Deadline comes for bill restricting sex education

A controversial bill passed by the Alaska Legislature will reach its day of decision today.

House Bill 156, sponsored by Rep. Wes Keller, R-Wasilla and significantly amended by Sen. Mike Dunleavy, R-Wasilla, will reach its veto deadline on July 28. That’s the date by which Gov. Bill Walker must sign or veto the bill. If he does neither, the bill will become law without his signature.

As originally drafted, HB 156 was intended to give school districts a two-year break from a state mandate for standardized testing. The state’s Alaska Measures of Progress exam was a total failure, and Keller said districts need a “breather” while the state comes up with a replacement.

The Alaska Department of Education and Early Development has already requested a federal waiver from the testing requirement, and HB 156 is intended to waive the state requirement as well.

Keller’s original intent remains in the bill, but it was largely pushed aside by an amendment crafted by Dunleavy.

Dunleavy was the author of the controversial Senate Bill 89, which would have prohibited sex education by anyone but a certified teacher employed at the local school hosting the sex ed course. The bill was written to specifically forbid lessons provided by organizations that also provide abortion services and was seen as specifically targeting Planned Parenthood.

SB 89 failed in the House, but Dunleavy amended HB 156 to include a watered-down version of SB 89.

As passed by the Legislature, HB 156 requires only that sex ed instructors be overseen by a local teacher. Instead of prohibiting Planned Parenthood and any similar organizations, the bill requires sex ed materials and instructors be approved by a local school board.

Sen. Berta Gardner, D-Anchorage and the Senate Minority Leader, has been an adamant opponent of HB 156. In a Wednesday newsletter to constituents, she wrote that even though the controversial elements of the bill have been diluted, “they would still restrict much-needed access to resources in a state that can use all the resources available.”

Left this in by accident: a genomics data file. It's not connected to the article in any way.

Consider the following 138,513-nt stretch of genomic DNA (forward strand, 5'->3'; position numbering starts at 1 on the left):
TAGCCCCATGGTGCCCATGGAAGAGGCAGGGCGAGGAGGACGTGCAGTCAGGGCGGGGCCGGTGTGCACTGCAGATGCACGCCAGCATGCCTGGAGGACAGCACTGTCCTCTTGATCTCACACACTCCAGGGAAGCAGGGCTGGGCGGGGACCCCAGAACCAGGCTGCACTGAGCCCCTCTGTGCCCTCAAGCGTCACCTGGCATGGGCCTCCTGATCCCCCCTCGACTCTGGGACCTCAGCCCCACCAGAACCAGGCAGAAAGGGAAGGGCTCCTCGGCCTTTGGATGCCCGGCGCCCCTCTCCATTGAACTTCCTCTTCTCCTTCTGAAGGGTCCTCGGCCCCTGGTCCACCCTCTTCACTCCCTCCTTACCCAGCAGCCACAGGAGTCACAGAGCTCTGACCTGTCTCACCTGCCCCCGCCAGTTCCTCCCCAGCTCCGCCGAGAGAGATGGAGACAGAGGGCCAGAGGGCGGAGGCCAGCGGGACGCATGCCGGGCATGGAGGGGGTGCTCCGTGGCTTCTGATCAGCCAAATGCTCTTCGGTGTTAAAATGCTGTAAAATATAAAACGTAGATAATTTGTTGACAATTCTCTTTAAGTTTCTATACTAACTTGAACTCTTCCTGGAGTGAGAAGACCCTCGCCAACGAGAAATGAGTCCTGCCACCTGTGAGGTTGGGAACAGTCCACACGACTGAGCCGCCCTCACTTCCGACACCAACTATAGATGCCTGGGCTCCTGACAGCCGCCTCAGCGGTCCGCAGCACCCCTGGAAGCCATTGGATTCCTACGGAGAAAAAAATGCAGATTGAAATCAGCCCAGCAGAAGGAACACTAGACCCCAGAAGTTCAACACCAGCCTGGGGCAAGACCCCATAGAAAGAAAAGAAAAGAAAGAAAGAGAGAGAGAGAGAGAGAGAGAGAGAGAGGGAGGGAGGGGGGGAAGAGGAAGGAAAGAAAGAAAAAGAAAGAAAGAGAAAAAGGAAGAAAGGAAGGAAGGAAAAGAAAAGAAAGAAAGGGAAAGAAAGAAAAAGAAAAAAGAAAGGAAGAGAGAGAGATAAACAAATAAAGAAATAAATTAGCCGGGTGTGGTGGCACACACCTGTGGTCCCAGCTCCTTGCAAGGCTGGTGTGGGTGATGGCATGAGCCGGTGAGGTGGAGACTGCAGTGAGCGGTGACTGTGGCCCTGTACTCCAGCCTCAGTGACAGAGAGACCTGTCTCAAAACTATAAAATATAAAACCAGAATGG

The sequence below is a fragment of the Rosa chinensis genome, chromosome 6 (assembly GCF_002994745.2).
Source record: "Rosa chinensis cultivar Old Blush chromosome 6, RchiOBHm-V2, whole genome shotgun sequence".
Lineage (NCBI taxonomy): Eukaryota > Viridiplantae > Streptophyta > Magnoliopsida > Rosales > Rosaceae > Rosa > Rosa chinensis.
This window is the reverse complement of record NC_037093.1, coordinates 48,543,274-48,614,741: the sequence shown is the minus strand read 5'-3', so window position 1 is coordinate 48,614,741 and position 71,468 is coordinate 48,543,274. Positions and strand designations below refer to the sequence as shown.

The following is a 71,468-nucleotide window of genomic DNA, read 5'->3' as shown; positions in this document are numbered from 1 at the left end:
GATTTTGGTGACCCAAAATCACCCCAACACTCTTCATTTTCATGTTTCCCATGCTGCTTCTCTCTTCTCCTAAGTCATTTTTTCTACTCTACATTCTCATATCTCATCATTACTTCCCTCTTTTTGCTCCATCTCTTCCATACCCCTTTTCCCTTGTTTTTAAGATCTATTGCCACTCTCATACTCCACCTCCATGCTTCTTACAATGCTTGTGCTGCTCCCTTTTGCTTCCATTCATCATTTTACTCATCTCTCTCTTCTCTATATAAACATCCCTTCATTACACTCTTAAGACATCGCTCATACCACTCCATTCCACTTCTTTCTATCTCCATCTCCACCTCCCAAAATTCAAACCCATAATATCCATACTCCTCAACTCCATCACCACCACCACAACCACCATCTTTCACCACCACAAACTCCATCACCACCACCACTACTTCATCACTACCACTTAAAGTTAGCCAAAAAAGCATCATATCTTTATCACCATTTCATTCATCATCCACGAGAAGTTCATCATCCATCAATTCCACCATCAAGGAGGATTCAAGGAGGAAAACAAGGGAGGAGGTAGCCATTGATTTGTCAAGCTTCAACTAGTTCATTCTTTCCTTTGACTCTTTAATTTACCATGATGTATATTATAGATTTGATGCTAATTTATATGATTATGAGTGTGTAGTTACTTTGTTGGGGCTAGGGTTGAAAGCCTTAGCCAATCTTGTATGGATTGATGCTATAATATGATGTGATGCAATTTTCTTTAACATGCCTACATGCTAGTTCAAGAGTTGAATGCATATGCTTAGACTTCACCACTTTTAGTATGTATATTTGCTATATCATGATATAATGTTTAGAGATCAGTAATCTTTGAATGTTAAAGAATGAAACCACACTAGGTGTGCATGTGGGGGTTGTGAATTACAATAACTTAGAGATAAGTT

Staff in Gardner’s office and Keller’s office said they have not been informed about any action by the governor. A spokeswoman for Walker said by email that a decision would not be announced before Thursday.

More in News

The Swan Lake Fire can be seen from above on Monday, Aug. 26 on the Kenai Peninsula, Alaska. (Photo courtesy Alaska Wildland Fire Information)
State lifts burn suspension

Residents may now obtain permits for burn barrels as well as for small and large-scale brush fires.

A chart produced by the Alaska Department of Health and Social Services shows four risk factors in being infected by COVID-19. (Graph courtesy Alaska Department of Health and Social Services)
17th Alaskan dies of COVID-19

There were 23 new positive cases of COVID-19 announced Tuesday.

Noah and Eddie Land of Grace Acres Farm in Kasilof set out produce Tuesday, July 7, 2020, at the Farmers Fresh Market at Kenai Peninsula Food Bank. (Photo by Jeff Helminiak/Peninsula Clarion)
Freshness time 2

DoubleUp program helps seniors, families eat healthy

In this July 20, 2013 file photo, several thousand dipnetters converged onto the mouth of the Kenai River to catch a share of the late run of sockeye salmon headed into the river in Kenai, Alaska. (Peninsula Clarion file photo/Rashah McChesney)
Dipnetters banned from retaining kings

Dipnetting on the Kenai River opens Friday.

The entrance to the Kenai Peninsula Borough building in Soldotna, Alaska, is seen here on June 1, 2020. (Photo by Brian Mazurek/Peninsula Clarion)
Application period for borough relief funds begins Monday

Borough residents can apply for these grants July 13 through July 24.

A young volunteer chases three piglets named Mary Hamkins, Petunia and Sir Oinks-a-lot through a race during the pig races at the Kenai Peninsula Fair on Friday, Aug. 16, 2019 at the Kenai Peninsula Fairgrounds in Ninilchik, Alaska. (Photo by Megan Pacer/Homer News)
Kenai Peninsula Fair canceled this year

Cotton candy, carnival rides and racing pigs will have to wait for… Continue reading

COVID-19. (Image CDC)
State reports 30 new cases; hospitalizations reach new high

The cases include 28 residents and two nonresidents.

photos by Megan Pacer / Homer News 
                                A youth rider takes a turn riding a bull calf during the 60th annual Ninilchik Rodeo on Saturday, July 4 at the Kenai Peninsula Fairgrounds in Ninilchik. The rodeo lasted throughout the July Fourth holiday and celebrated a return to the event’s roots.
Riding high in Ninilchik

Ninilchik Rodeo celebrates 60 years with events new and old.

A closed sign is posted at a retail store shuttered due to the new coronavirus, in Soldotna, Alaska, on Wednesday, April 1, 2020. (Photo by Erin Thompson/Peninsula Clarion)
Soldotna to vote on relief funds for businesses, nonprofits

CARES Relief and Recovery Grant funds would be rolled out in two phases.

Most Read